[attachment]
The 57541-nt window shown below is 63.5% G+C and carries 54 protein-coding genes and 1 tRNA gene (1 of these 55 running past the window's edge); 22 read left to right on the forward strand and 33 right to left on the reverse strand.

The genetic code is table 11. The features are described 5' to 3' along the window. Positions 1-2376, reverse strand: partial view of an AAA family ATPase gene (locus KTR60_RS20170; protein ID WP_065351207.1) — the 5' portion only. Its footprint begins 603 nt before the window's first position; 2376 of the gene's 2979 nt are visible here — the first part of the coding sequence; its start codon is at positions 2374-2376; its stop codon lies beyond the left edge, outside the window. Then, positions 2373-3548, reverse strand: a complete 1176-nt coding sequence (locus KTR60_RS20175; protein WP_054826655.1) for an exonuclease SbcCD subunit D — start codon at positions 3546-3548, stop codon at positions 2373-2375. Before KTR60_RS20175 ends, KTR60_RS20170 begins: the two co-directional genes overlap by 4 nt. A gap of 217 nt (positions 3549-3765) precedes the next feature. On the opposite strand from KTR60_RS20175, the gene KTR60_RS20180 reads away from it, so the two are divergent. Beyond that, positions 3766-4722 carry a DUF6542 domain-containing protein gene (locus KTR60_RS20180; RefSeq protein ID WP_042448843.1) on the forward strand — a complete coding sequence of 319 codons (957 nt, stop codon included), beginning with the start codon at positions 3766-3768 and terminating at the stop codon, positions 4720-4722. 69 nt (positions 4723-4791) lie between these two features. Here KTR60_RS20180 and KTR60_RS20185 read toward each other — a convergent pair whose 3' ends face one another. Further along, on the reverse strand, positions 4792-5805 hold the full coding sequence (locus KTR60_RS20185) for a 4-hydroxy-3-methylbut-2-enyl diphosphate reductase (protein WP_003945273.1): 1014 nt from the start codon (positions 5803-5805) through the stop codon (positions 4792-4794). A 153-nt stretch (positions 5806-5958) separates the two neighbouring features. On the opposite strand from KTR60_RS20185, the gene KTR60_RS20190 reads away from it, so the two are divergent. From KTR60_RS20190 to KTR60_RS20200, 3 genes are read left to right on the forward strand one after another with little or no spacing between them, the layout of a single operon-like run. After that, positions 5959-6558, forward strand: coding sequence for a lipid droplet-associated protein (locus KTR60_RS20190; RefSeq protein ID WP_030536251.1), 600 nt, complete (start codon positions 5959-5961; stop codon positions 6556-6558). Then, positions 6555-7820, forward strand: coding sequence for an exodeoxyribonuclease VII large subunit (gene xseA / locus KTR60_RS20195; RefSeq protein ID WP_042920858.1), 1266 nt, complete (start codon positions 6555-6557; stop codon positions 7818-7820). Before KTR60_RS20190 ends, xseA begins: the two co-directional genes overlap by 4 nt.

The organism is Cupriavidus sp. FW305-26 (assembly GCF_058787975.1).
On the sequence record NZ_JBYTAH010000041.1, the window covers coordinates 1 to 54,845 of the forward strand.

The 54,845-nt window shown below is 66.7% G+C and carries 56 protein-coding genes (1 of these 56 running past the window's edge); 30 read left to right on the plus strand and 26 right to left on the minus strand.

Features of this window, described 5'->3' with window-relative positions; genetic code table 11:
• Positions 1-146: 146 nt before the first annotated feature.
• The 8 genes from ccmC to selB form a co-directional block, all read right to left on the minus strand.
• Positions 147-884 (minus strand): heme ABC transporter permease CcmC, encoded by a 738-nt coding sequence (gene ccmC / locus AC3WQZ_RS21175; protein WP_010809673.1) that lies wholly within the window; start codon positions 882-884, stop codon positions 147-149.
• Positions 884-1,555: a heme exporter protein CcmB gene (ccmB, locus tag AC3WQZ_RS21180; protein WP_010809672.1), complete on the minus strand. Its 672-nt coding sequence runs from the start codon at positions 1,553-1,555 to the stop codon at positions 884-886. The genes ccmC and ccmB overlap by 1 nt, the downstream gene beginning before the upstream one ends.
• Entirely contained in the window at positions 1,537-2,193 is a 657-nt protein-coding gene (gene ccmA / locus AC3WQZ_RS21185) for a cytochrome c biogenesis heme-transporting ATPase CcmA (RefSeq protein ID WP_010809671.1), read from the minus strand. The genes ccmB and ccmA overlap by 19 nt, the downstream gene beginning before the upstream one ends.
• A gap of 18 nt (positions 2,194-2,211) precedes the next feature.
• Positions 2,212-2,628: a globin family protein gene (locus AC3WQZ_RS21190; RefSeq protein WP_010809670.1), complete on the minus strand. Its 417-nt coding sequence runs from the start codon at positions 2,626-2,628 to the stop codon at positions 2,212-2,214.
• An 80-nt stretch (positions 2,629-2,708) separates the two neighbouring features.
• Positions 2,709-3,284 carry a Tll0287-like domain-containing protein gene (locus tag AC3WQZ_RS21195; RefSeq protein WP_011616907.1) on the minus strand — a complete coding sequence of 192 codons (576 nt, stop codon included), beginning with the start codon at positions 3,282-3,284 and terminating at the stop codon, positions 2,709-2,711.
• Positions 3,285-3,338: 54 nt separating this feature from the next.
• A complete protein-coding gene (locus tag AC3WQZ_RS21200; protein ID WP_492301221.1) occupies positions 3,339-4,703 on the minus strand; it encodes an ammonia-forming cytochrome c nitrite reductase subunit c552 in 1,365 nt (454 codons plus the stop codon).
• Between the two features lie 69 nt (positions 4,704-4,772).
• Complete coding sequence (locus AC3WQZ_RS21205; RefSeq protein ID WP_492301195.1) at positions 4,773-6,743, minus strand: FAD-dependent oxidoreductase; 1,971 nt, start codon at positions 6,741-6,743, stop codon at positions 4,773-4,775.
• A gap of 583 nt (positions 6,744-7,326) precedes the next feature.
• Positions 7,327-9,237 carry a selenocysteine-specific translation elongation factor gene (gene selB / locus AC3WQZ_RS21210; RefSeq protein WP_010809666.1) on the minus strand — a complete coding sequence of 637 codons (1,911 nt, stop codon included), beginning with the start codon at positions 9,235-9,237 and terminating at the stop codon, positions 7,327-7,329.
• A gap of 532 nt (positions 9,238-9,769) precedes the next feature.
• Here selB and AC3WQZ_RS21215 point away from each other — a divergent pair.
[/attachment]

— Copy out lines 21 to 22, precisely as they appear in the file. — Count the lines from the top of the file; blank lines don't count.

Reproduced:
• Positions 7,327-9,237 carry a selenocysteine-specific translation elongation factor gene (gene selB / locus AC3WQZ_RS21210; RefSeq protein WP_010809666.1) on the minus strand — a complete coding sequence of 637 codons (1,911 nt, stop codon included), beginning with the start codon at positions 9,235-9,237 and terminating at the stop codon, positions 7,327-7,329.
• A gap of 532 nt (positions 9,238-9,769) precedes the next feature.